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County Commission race left winners and losers

Michael Edney and Tim Griffin share a laugh during a Chamber of Commerce forum on April 23. Michael Edney and Tim Griffin share a laugh during a Chamber of Commerce forum on April 23.


Power of incumbency
Bill O'Connor, a former Tea Party leader who was appointed to the Board of Commissioners in 2011 and 2012, lost to Grady Hawkins in the 2012.
O'Connor is still an observer of local politics. Never one to second-guess his own powers of analysis, O'Connor said the election came out "exactly like I thought it was going to."
"I had lunch with Mike Edney," he said. "I told him Lapsley would get through and all the other incumbents would win."
Every four years, he said, incumbents harvest the votes from constituent groups they have helped.
"If they for instance bow to wishes of the school system they get their support," he said. "If they don't they don't. The power of incumbency is so great because the only people who actually vote are those who have some sort of interest in the outcome. It's a shame that that's true."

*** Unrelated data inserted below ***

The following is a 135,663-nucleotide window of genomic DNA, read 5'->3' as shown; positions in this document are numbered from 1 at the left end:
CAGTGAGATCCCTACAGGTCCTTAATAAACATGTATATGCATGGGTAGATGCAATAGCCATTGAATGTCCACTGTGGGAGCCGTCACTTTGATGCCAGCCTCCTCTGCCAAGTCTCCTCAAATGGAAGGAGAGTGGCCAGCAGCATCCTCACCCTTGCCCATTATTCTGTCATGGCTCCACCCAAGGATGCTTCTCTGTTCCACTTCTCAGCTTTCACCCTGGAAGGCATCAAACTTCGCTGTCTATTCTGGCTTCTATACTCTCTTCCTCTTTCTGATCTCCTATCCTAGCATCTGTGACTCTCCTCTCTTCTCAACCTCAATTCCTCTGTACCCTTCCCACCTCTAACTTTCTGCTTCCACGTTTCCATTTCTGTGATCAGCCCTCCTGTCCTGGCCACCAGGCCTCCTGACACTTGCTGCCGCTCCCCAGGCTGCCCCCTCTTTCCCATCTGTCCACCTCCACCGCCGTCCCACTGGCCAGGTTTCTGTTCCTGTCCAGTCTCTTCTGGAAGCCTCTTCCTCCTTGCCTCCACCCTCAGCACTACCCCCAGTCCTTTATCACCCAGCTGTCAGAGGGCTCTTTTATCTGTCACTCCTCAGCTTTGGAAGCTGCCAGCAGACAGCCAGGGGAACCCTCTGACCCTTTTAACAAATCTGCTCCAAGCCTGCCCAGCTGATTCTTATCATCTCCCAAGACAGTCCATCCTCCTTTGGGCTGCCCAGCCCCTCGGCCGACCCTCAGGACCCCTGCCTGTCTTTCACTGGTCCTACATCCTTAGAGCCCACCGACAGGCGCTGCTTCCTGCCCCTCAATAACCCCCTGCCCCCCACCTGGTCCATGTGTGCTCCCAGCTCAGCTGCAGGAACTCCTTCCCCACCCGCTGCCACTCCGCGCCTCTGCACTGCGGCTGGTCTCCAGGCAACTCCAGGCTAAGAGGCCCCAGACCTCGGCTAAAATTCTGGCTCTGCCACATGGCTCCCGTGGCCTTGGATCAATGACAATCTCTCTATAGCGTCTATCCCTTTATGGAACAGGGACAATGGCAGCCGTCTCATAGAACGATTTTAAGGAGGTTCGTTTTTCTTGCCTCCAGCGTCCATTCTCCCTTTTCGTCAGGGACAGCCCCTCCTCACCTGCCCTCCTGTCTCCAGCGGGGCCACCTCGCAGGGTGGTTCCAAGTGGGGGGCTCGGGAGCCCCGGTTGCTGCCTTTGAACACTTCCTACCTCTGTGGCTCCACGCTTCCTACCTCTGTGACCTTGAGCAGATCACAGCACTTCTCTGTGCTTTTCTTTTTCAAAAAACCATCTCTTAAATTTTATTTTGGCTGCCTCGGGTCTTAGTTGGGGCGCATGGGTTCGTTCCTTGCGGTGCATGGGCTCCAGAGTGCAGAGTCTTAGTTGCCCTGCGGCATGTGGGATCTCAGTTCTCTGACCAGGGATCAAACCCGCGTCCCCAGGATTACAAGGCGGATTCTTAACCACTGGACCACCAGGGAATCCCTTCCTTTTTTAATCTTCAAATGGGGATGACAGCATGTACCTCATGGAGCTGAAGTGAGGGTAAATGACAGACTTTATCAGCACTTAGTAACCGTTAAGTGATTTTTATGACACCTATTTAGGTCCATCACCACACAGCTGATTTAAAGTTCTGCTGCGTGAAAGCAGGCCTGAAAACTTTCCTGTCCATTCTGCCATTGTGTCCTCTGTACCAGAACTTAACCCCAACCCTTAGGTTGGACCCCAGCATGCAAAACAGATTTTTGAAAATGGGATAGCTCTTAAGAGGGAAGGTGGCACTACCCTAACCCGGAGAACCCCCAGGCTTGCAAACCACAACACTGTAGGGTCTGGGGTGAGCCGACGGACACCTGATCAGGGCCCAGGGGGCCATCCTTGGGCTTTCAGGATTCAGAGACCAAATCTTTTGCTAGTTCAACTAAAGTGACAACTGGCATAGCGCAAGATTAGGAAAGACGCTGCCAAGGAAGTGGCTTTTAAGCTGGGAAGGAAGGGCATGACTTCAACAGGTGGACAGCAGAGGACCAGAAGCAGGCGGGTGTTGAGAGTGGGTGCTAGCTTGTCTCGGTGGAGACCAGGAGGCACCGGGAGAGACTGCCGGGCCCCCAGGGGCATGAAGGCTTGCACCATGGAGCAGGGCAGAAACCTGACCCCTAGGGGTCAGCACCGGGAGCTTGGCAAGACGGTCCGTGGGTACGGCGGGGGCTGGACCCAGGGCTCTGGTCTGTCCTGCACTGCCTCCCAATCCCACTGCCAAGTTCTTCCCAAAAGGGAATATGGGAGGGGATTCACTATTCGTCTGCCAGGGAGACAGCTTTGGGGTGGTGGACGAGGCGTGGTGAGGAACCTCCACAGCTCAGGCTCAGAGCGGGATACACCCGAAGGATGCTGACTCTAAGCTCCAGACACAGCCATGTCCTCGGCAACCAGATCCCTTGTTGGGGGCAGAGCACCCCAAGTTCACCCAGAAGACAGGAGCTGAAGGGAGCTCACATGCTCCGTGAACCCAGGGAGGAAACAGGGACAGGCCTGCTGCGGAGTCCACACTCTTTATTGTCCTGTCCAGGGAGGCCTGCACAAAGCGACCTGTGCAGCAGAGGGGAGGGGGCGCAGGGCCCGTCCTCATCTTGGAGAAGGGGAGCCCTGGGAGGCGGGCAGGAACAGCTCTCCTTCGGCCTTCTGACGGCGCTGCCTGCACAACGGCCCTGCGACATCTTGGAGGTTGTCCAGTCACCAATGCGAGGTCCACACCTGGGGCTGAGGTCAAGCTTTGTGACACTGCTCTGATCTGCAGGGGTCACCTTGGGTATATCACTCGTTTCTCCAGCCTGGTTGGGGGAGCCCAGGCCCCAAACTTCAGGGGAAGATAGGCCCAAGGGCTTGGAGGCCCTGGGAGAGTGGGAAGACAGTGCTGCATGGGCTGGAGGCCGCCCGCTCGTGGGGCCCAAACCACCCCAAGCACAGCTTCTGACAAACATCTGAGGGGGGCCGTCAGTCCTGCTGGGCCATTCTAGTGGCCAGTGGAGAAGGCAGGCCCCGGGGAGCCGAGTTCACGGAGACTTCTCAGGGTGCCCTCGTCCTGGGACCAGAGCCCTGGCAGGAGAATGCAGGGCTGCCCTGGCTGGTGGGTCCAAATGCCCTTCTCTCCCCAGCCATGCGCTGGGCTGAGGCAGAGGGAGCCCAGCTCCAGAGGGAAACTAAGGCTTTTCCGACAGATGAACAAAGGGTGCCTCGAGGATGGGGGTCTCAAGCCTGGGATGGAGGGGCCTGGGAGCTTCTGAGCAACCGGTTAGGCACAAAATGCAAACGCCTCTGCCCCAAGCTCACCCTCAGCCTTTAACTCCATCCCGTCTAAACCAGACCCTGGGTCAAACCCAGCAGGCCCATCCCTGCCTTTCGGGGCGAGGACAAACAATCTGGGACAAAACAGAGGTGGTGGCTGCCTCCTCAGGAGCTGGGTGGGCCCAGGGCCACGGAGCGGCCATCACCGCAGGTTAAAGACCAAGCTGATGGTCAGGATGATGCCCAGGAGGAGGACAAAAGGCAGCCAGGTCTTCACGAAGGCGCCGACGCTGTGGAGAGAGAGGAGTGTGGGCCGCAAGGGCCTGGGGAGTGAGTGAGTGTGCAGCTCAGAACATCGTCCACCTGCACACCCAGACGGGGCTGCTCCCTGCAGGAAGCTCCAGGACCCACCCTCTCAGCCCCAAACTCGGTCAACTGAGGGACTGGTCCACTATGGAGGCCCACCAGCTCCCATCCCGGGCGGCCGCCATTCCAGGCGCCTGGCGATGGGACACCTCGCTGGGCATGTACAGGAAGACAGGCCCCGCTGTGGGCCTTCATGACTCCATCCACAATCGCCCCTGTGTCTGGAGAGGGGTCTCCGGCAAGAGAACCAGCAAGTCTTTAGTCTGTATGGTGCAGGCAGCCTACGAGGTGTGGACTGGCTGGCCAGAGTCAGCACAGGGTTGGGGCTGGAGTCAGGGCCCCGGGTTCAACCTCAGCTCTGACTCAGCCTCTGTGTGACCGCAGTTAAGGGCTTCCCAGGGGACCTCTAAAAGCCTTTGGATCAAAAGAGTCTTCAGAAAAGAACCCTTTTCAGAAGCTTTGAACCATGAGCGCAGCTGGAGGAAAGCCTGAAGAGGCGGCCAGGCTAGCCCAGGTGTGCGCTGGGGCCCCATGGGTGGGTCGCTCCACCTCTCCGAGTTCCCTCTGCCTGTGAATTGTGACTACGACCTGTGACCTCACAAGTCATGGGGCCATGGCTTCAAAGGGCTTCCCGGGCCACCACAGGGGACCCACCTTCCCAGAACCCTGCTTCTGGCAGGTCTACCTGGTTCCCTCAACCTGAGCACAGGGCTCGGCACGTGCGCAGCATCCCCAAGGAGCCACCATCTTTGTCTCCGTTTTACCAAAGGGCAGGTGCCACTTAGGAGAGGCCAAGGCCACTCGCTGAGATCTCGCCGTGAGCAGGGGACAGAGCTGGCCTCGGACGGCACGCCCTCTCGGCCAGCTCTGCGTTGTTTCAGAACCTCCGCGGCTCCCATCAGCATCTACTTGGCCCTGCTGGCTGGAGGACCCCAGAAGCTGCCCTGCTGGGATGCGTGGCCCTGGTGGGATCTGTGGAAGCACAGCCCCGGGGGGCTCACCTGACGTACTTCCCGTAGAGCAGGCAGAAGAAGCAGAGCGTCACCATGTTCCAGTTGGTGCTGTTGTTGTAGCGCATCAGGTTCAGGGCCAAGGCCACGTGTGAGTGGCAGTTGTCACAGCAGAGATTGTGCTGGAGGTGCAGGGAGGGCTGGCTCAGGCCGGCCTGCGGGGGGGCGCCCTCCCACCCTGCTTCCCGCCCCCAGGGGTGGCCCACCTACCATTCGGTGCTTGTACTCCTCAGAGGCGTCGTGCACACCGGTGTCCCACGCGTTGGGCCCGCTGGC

The exception was Bill Lapsley's defeat of Larry Young, who was seeking a fourth term.
"Lapsley is so plugged in to everything from Asheville and Mission to the local construction scene there's no way he was going to lose," said O'Connor, adding that he applauds Lapsley's presence on the board because of his business experience.
"If in fact more representatives of the private-public establishment would run for office they'd win," he said. "I don't know if it would be better or worse but it certainly will be different. We'll see what sorts of things he proposes."
In his two years as commissioner, O'Connor tirelessly questioned public spending at every level, from schools to social services to regional transportation planning.
"Lapsley is definitely an establishment player," he said. "He will support all those things to whatever degree is possible. I don't think there will be any questions asked of spending public money anymore. I hope Hawkins wakes up. That was the problem with Young too. Young was a daytime consservative and a nighttime spender. Sometimes he would vote against the budget but he would vote for every expenditure so he could say to each group 'I supported your request.'"